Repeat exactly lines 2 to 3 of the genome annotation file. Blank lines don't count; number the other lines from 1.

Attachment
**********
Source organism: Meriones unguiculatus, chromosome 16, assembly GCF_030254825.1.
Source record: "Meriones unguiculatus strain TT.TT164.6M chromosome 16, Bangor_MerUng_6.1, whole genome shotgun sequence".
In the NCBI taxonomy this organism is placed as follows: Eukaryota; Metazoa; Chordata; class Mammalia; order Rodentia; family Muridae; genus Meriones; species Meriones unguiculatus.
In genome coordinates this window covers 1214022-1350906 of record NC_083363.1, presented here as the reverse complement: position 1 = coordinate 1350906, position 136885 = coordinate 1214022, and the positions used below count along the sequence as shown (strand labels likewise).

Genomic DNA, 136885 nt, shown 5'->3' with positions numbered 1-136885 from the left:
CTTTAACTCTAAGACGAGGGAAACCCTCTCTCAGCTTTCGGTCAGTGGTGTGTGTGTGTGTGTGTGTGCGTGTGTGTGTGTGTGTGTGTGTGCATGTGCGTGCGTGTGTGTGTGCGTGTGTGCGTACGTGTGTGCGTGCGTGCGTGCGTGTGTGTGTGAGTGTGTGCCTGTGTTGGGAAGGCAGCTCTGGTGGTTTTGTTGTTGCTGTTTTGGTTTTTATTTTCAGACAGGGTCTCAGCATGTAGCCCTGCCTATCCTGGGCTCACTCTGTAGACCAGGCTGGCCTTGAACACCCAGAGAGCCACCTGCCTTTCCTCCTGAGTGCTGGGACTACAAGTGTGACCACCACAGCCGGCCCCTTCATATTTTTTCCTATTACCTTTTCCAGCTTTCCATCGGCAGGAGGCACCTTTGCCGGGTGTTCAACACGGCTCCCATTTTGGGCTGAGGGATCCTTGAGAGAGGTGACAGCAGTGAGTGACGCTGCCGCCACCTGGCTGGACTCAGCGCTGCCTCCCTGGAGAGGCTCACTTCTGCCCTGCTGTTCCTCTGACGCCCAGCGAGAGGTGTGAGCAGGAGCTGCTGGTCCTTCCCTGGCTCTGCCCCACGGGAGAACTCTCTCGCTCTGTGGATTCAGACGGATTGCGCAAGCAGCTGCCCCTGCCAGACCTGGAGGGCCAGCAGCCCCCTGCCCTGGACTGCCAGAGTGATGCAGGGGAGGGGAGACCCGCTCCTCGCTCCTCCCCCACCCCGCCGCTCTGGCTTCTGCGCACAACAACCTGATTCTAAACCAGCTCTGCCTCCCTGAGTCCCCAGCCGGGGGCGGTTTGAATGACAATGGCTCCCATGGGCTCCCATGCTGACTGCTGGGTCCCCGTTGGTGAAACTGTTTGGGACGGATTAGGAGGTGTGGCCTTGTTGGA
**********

Source record: "Meriones unguiculatus strain TT.TT164.6M chromosome 16, Bangor_MerUng_6.1, whole genome shotgun sequence".
In the NCBI taxonomy this organism is placed as follows: Eukaryota; Metazoa; Chordata; class Mammalia; order Rodentia; family Muridae; genus Meriones; species Meriones unguiculatus.